From Ben Iannotta and Tom Withington, Defense News: NATO’s 2011 air war over Libya was fresh on the minds of NATO officials in Chicago when they signed a $1.7 billion agreement with Northrop Grumman for five radar-equipped Global Hawks to be known as the Alliance Ground Surveillance system.
The unmanned AGS planes will carry radars for tracking vehicles and producing cloud- and dust-free terrain images — capabilities that were valuable in the Libya operation, which called for protecting civilians from Moammar Gadhafi’s ground forces. In Libya, ground surveillance was provided by American Joint Surveillance and Target Attack Radar System aircraft and Global Hawks, supplemented by a single British Sentinel-R1 plane.
Even before the Libya operation, advocates were working to convince NATO members to kick in funds to buy radar-equipped Global Hawks that would be maintained and flown directly by the alliance. Advocates of AGS saw the reliance on the U.S. as risky because the country’s planes could be needed elsewhere.
Most of the attention was on procuring the airframes as one of the flagships of the alliance’s Smart Defence initiative, which aims to get more out of available defense spending through multinational cooperation. Fourteen of NATO’s 28 members have signed on to fund AGS: Bulgaria, the Czech Republic, Denmark, Estonia, Germany, Italy, Latvia, Lithuania, Luxembourg, Norway, Romania, Slovakia, Slovenia and the United States. The planes will be owned and operated by the entire alliance, however. . . .
“I think Chicago showed that we can deliver,” said Elizabeth Sherwood-Randall, senior director for Europe on the U.S. National Security Council, speaking at the Atlantic Council May 24. . . .
During the run-up to the summit, a group of NATO ambassadors lobbied NATO Secretary General Anders Fogh Rasmussen to highlight the need to embed the AGS aircraft in a Joint ISR initiative.
When the defense declaration was released May 20, it said: “We are deploying a highly sophisticated Alliance Ground Surveillance system, so that our forces can better and more safely carry out the missions we give them; in this regard, a number of Allies have launched an important initiative to improve Joint Intelligence, Surveillance and Reconnaissance more broadly.”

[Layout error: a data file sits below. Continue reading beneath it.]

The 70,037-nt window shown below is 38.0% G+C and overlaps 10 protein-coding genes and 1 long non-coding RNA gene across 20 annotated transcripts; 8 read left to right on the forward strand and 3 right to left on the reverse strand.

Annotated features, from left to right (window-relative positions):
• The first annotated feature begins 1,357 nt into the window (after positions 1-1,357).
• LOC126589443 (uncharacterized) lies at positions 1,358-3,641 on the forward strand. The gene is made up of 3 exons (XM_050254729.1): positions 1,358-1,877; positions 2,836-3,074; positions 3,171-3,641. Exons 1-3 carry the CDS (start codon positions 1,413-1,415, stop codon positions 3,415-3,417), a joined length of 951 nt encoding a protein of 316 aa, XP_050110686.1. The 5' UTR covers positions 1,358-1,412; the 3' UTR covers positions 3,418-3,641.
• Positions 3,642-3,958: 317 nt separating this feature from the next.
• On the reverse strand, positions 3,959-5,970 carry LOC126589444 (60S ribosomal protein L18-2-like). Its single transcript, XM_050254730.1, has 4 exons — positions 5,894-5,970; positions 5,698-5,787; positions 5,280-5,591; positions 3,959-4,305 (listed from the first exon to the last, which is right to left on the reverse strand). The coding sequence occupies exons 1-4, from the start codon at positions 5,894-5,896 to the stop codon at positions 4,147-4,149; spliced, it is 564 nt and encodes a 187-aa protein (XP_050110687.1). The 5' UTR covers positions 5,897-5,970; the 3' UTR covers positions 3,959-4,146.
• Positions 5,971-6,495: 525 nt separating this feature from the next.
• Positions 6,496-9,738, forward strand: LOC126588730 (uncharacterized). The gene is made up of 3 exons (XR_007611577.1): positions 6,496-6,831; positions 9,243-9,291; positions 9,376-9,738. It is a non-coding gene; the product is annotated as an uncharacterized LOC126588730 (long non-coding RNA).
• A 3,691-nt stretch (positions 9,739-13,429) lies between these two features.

Because of the complexity of radar data, the standards alone won’t be enough, [ISR technologist Joe] Ross said. Members need to make sure the AGS processing cells are staffed with enough analysts — possibly as many as 300 in total at four sites.
“That’s quite a lot of staff. I mean, you’d be hard-pressed to find 300 analysts that are available in the world right now. So there’s a lot of training that has to go on,” he said. “Most of them that are capable of doing this kind of job are doing it already for the U.S. and U.K. . . .”
The AGS includes three components: air, ground and support segments. The air segment comprises the five RQ-4B aircraft and their ground control stations. The ground segment consists of both mobile and transportable ground stations, which will be able to obtain radar imagery transmitted by the Global Hawk’s communications links and the analytical tools that can be used by intelligence experts to interpret the radar imagery. The support segment will be based at Sigonella and will be responsible for performing maintenance, repair and overhaul for the aircraft. (graphic:Northrop Grumman)